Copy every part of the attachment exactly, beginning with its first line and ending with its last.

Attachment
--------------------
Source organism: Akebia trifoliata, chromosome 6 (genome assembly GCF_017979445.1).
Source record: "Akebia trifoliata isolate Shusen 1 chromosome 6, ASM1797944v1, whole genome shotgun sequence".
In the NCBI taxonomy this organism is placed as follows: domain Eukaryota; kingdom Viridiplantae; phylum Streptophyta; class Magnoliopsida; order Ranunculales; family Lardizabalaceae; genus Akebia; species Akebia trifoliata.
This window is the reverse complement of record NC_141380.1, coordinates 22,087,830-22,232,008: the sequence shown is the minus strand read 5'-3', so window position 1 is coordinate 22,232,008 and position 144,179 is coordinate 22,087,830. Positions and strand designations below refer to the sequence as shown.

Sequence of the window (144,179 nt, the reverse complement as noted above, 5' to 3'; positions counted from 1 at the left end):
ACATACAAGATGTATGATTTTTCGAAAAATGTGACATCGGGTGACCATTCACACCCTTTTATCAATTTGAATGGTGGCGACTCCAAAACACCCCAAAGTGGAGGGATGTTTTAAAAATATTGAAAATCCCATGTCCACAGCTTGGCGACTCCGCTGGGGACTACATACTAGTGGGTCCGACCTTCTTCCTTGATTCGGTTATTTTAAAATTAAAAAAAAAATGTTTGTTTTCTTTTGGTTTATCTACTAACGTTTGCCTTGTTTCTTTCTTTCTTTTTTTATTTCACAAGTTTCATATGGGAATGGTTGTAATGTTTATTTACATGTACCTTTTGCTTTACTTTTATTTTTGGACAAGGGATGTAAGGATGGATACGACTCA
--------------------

Source organism: Akebia trifoliata, chromosome 6 (genome assembly GCF_017979445.1).
Source record: "Akebia trifoliata isolate Shusen 1 chromosome 6, ASM1797944v1, whole genome shotgun sequence".
In the NCBI taxonomy this organism is placed as follows: domain Eukaryota; kingdom Viridiplantae; phylum Streptophyta; class Magnoliopsida; order Ranunculales; family Lardizabalaceae; genus Akebia; species Akebia trifoliata.
This window is the reverse complement of record NC_141380.1, coordinates 22,087,830-22,232,008: the sequence shown is the minus strand read 5'-3', so window position 1 is coordinate 22,232,008 and position 144,179 is coordinate 22,087,830. Positions and strand designations below refer to the sequence as shown.

Sequence of the window (144,179 nt, the reverse complement as noted above, 5' to 3'; positions counted from 1 at the left end):
ACATACAAGATGTATGATTTTTCGAAAAATGTGACATCGGGTGACCATTCACACCCTTTTATCAATTTGAATGGTGGCGACTCCAAAACACCCCAAAGTGGAGGGATGTTTTAAAAATATTGAAAATCCCATGTCCACAGCTTGGCGACTCCGCTGGGGACTACATACTAGTGGGTCCGACCTTCTTCCTTGATTCGGTTATTTTAAAATTAAAAAAAAAATGTTTGTTTTCTTTTGGTTTATCTACTAACGTTTGCCTTGTTTCTTTCTTTCTTTTTTTATTTCACAAGTTTCATATGGGAATGGTTGTAATGTTTATTTACATGTACCTTTTGCTTTACTTTTATTTTTGGACAAGGGATGTAAGGATGGATACGACTCA